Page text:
Bird Walk: May 14th, 2013

This is a weekly bird report written and photographed by our Interpretive Guide and Birder John Brush.

Red Crowned Parrot Christine Williams


Lilac Crowned Parrot Christine Williams

As we were walking up to the Discovery Center this morning, we came across Christine and saw that she was watching some Red-crowned Parrots, and a Lilac Crowned Parrot (possibly escaped pet) (photos by Christine) in a couple large Coral Beans! I’m assuming they were eating the beans themselves, but the birds quickly flushed. A good start to the morning walk, one that yielded 47 species of bird!

Bird Walk 2013-05-14 Gray Catbird John Brush

As we started onto the trails, we quickly ran into a bunch of migrant birds, such as this Gray Catbird. Migration is still going, with warblers still passing through and Empidonax flycatchers just starting to hit their peak.

Bird Walk 2013-05-14 Buff-bellied Hummingbird John Brush

This Buff-bellied Hummingbird was very cooperative, sitting just a couple meters off the trail. I believe this bird is a juvenile because it really doesn’t have much of the bright green throat that you’d typically see on adults. Also notice the overall dark bill and muted colors. If you can watch for hummingbirds when they dive into a thicket, you’re often rewarded with some great looks!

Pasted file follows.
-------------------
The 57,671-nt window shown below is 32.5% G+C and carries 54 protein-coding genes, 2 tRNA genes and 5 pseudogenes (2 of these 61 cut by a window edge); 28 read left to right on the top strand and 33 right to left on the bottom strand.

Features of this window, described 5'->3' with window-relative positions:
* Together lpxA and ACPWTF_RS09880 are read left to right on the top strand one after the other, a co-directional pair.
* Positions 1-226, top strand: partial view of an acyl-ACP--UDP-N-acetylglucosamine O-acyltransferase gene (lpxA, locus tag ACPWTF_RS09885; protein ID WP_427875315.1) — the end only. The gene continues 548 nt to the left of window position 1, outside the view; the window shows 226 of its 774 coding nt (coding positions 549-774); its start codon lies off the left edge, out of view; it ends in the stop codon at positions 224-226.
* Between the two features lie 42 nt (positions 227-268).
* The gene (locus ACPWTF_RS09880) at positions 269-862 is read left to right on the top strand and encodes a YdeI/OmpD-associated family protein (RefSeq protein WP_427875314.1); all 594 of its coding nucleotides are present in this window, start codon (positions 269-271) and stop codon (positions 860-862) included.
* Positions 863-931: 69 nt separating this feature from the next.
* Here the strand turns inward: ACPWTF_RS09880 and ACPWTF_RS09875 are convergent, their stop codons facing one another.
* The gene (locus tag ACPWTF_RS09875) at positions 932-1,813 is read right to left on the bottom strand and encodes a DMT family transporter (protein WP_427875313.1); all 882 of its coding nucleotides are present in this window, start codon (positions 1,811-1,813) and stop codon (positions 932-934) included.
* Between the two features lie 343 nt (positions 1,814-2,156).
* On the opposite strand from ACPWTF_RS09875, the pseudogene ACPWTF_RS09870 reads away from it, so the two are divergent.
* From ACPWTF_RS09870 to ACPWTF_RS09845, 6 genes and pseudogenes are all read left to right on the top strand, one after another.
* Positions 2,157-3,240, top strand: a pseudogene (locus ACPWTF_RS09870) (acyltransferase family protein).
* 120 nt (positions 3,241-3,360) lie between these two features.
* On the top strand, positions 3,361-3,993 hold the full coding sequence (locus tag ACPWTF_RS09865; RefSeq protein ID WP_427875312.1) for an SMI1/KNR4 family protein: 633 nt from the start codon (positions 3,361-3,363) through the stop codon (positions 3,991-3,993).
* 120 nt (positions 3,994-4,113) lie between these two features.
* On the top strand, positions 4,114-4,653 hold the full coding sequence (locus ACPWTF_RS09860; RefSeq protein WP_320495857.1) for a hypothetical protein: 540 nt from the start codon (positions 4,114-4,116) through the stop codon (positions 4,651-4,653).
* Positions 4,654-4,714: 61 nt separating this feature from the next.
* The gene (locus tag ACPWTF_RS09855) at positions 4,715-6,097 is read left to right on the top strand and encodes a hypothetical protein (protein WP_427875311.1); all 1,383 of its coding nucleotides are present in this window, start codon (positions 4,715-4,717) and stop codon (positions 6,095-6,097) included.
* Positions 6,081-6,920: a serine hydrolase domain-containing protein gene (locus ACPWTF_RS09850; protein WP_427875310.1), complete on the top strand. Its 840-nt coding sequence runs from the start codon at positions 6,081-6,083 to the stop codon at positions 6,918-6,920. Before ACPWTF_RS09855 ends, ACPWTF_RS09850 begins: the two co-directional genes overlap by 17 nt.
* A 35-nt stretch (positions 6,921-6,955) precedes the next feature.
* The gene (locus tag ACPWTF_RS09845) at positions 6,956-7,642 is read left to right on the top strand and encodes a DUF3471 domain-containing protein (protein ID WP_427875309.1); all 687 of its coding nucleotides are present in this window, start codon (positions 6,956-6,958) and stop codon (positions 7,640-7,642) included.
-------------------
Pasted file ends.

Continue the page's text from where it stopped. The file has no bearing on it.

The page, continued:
Bird Walk 2013-05-14 Acadian Flycatcher John Brush

This is yet another shot of an Epidonax flycatcher. This one, after reviewing several guides, looks to be an Acadian Flycatcher. William, who also was snapping a few shots of this bird, noticed that above the eye there appears to be a parasite of some sort (not sure what kind, however). Like other animals, birds will have some specialized parasites that feed only on them, such as Hippoboscid flies.

MacGillivrays Warbler Creative Commons

The Bird of the Day was the skulking MacGillivray’s Warbler that we only got a few glimpses of (too quick to get any photos).  This photo (creative commons photo) really shows the distinctive field mark of the MacGillivray’s Warbler – the wide broken eye-ring. The similar Mourning Warbler also has the dark hood, yellow belly, but lacks the broken eye ring. MacGillivray’s Warblers are listed as occasional visitors to the LRGV, as their range and migration route it mostly to the west.

Join us for our last bird walk of the Spring – Tuesday, May 21st at 8:30am.  Then, join us for a Birding and Nature Walk at 8:30am every Saturday throughout the summer (starting June 1st)!


Bird Babies Everywhere- It’s Breeding Season!

Written and photographed by Interpretive Guide and Birder John Brush.

It is that time of year again: loud begging calls erupt from a dense Texas Ebony tree as the parent Mockingbird flies in with a big grasshopper. Groups of fledglings with their stubby tails and brand new feathers follow parents from branch to branch, hoping to be first in line for that juicy berry or caterpillar. There is bird activity everywhere – the breeding season is now in full swing!

What is the breeding season in the Rio Grande Valley? It is a time period, starting in March and April and extending through the summer as late as August, when many of the permanent and summer resident birds of the Valley build nests, incubate eggs, and raise young. The total number of young that these birds raise often has to do with the amount of rain we have gotten.